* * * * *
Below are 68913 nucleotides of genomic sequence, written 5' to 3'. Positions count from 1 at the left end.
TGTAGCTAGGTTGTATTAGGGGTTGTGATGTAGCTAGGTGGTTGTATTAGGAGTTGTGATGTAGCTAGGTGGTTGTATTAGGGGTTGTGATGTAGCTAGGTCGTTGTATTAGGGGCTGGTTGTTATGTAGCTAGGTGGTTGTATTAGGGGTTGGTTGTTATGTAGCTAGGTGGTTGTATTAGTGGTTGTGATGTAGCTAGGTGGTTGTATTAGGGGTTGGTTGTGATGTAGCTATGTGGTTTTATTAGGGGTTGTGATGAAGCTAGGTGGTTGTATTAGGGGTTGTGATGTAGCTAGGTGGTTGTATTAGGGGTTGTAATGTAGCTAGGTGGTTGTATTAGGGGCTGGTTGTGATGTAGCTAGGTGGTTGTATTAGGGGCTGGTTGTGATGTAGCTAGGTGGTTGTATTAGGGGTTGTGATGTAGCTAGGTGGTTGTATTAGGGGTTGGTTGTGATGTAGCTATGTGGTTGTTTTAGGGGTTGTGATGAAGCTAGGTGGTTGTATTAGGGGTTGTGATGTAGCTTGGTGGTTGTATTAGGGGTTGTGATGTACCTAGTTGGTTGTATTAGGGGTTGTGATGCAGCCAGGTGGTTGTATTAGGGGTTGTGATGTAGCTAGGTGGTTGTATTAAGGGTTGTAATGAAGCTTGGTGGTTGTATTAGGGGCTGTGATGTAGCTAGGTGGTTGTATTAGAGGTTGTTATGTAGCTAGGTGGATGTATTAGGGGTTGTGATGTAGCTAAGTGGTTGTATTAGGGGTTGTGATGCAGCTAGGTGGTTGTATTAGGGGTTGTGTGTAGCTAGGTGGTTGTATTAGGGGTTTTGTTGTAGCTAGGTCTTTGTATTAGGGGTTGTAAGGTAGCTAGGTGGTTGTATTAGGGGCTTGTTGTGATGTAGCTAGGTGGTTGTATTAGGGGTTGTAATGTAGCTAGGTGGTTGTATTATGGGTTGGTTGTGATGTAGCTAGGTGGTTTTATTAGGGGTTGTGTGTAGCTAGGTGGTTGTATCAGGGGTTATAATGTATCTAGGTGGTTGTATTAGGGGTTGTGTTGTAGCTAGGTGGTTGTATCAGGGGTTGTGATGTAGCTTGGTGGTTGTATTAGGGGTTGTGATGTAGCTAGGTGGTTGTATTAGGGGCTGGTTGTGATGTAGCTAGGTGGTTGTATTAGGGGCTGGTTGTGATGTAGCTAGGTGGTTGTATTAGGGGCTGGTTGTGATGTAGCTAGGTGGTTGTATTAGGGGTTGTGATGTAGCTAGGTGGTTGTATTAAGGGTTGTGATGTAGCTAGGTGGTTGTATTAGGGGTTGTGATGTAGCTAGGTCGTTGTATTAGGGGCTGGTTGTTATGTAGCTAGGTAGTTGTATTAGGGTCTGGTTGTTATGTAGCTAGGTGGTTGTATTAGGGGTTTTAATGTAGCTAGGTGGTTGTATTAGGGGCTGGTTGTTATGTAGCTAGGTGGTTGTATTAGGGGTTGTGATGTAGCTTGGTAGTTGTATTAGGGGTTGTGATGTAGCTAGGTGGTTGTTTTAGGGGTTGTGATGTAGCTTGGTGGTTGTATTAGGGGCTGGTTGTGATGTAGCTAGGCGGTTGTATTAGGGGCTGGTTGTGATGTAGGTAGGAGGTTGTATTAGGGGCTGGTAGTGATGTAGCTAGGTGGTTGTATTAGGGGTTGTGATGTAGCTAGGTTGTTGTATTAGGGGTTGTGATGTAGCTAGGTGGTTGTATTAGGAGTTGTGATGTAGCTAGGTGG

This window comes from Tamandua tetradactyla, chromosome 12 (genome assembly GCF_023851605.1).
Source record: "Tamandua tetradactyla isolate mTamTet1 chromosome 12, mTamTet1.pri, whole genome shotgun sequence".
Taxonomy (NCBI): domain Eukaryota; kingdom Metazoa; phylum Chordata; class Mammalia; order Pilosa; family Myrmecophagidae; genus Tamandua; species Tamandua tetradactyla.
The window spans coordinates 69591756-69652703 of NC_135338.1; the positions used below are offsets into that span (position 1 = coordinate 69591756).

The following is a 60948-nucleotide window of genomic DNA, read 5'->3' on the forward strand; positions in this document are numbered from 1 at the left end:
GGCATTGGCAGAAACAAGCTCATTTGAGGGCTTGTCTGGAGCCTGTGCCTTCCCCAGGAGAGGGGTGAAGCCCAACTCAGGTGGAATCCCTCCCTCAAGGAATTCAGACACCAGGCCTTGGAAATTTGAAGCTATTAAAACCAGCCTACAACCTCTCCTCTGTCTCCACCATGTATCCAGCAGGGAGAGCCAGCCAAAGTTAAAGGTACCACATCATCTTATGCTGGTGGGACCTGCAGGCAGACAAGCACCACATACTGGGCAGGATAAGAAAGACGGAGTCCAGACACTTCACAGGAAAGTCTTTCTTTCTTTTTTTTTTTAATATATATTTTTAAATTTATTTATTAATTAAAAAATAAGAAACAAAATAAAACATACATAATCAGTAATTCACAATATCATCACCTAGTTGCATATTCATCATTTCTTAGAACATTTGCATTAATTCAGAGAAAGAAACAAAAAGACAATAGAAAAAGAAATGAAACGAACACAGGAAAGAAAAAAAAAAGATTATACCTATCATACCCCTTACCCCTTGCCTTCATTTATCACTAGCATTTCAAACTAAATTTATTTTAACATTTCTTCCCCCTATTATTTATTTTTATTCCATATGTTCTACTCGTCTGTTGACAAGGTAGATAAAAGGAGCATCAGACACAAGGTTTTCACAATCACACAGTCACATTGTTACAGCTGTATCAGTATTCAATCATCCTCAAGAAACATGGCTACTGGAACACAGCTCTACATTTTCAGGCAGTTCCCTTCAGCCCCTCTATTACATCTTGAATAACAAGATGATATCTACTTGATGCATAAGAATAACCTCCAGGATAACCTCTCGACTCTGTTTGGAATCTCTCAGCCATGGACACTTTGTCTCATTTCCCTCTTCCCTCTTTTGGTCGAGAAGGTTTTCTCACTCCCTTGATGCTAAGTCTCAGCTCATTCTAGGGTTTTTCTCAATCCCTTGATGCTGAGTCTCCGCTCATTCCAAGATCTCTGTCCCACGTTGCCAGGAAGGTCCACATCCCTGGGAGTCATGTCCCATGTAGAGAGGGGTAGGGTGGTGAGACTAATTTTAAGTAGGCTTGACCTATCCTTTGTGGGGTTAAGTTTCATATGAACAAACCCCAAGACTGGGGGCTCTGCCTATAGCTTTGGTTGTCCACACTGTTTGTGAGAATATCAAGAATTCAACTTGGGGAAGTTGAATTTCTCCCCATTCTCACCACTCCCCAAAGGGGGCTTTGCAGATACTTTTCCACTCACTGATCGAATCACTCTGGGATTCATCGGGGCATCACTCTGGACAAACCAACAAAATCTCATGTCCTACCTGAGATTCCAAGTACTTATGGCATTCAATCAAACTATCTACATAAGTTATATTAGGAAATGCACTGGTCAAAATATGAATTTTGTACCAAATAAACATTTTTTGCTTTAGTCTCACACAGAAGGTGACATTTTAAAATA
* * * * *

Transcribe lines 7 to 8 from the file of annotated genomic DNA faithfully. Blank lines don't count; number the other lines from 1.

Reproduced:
The following is a 60948-nucleotide window of genomic DNA, read 5'->3' on the forward strand; positions in this document are numbered from 1 at the left end:
GGCATTGGCAGAAACAAGCTCATTTGAGGGCTTGTCTGGAGCCTGTGCCTTCCCCAGGAGAGGGGTGAAGCCCAACTCAGGTGGAATCCCTCCCTCAAGGAATTCAGACACCAGGCCTTGGAAATTTGAAGCTATTAAAACCAGCCTACAACCTCTCCTCTGTCTCCACCATGTATCCAGCAGGGAGAGCCAGCCAAAGTTAAAGGTACCACATCATCTTATGCTGGTGGGACCTGCAGGCAGACAAGCACCACATACTGGGCAGGATAAGAAAGACGGAGTCCAGACACTTCACAGGAAAGTCTTTCTTTCTTTTTTTTTTTAATATATATTTTTAAATTTATTTATTAATTAAAAAATAAGAAACAAAATAAAACATACATAATCAGTAATTCACAATATCATCACCTAGTTGCATATTCATCATTTCTTAGAACATTTGCATTAATTCAGAGAAAGAAACAAAAAGACAATAGAAAAAGAAATGAAACGAACACAGGAAAGAAAAAAAAAAGATTATACCTATCATACCCCTTACCCCTTGCCTTCATTTATCACTAGCATTTCAAACTAAATTTATTTTAACATTTCTTCCCCCTATTATTTATTTTTATTCCATATGTTCTACTCGTCTGTTGACAAGGTAGATAAAAGGAGCATCAGACACAAGGTTTTCACAATCACACAGTCACATTGTTACAGCTGTATCAGTATTCAATCATCCTCAAGAAACATGGCTACTGGAACACAGCTCTACATTTTCAGGCAGTTCCCTTCAGCCCCTCTATTACATCTTGAATAACAAGATGATATCTACTTGATGCATAAGAATAACCTCCAGGATAACCTCTCGACTCTGTTTGGAATCTCTCAGCCATGGACACTTTGTCTCATTTCCCTCTTCCCTCTTTTGGTCGAGAAGGTTTTCTCACTCCCTTGATGCTAAGTCTCAGCTCATTCTAGGGTTTTTCTCAATCCCTTGATGCTGAGTCTCCGCTCATTCCAAGATCTCTGTCCCACGTTGCCAGGAAGGTCCACATCCCTGGGAGTCATGTCCCATGTAGAGAGGGGTAGGGTGGTGAGACTAATTTTAAGTAGGCTTGACCTATCCTTTGTGGGGTTAAGTTTCATATGAACAAACCCCAAGACTGGGGGCTCTGCCTATAGCTTTGGTTGTCCACACTGTTTGTGAGAATATCAAGAATTCAACTTGGGGAAGTTGAATTTCTCCCCATTCTCACCACTCCCCAAAGGGGGCTTTGCAGATACTTTTCCACTCACTGATCGAATCACTCTGGGATTCATCGGGGCATCACTCTGGACAAACCAACAAAATCTCATGTCCTACCTGAGATTCCAAGTACTTATGGCATTCAATCAAACTATCTACATAAGTTATATTAGGAAATGCACTGGTCAAAATATGAATTTTGTACCAAATAAACATTTTTTGCTTTAGTCTCACACAGAAGGTGACATTTTAAAATA